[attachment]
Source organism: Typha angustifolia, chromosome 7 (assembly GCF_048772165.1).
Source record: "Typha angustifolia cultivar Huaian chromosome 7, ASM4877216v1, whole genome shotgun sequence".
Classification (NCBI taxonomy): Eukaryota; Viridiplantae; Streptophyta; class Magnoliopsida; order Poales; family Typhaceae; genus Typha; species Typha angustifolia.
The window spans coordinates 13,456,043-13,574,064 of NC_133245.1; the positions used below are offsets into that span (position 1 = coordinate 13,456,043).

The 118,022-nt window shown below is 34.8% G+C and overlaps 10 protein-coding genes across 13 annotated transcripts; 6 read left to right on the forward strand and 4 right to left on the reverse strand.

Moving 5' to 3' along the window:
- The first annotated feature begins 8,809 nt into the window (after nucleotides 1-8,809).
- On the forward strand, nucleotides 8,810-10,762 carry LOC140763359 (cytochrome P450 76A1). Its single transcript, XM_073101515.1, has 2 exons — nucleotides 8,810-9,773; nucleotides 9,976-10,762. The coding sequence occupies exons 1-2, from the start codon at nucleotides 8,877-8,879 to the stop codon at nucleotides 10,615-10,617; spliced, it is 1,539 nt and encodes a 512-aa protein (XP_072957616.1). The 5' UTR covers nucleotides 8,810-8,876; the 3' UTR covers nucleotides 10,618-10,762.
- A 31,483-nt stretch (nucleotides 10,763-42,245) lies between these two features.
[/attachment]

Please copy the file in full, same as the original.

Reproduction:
Source organism: Typha angustifolia, chromosome 7 (assembly GCF_048772165.1).
Source record: "Typha angustifolia cultivar Huaian chromosome 7, ASM4877216v1, whole genome shotgun sequence".
Classification (NCBI taxonomy): Eukaryota; Viridiplantae; Streptophyta; class Magnoliopsida; order Poales; family Typhaceae; genus Typha; species Typha angustifolia.
The window spans coordinates 13,456,043-13,574,064 of NC_133245.1; the positions used below are offsets into that span (position 1 = coordinate 13,456,043).

The 118,022-nt window shown below is 34.8% G+C and overlaps 10 protein-coding genes across 13 annotated transcripts; 6 read left to right on the forward strand and 4 right to left on the reverse strand.

Moving 5' to 3' along the window:
- The first annotated feature begins 8,809 nt into the window (after nucleotides 1-8,809).
- On the forward strand, nucleotides 8,810-10,762 carry LOC140763359 (cytochrome P450 76A1). Its single transcript, XM_073101515.1, has 2 exons — nucleotides 8,810-9,773; nucleotides 9,976-10,762. The coding sequence occupies exons 1-2, from the start codon at nucleotides 8,877-8,879 to the stop codon at nucleotides 10,615-10,617; spliced, it is 1,539 nt and encodes a 512-aa protein (XP_072957616.1). The 5' UTR covers nucleotides 8,810-8,876; the 3' UTR covers nucleotides 10,618-10,762.
- A 31,483-nt stretch (nucleotides 10,763-42,245) lies between these two features.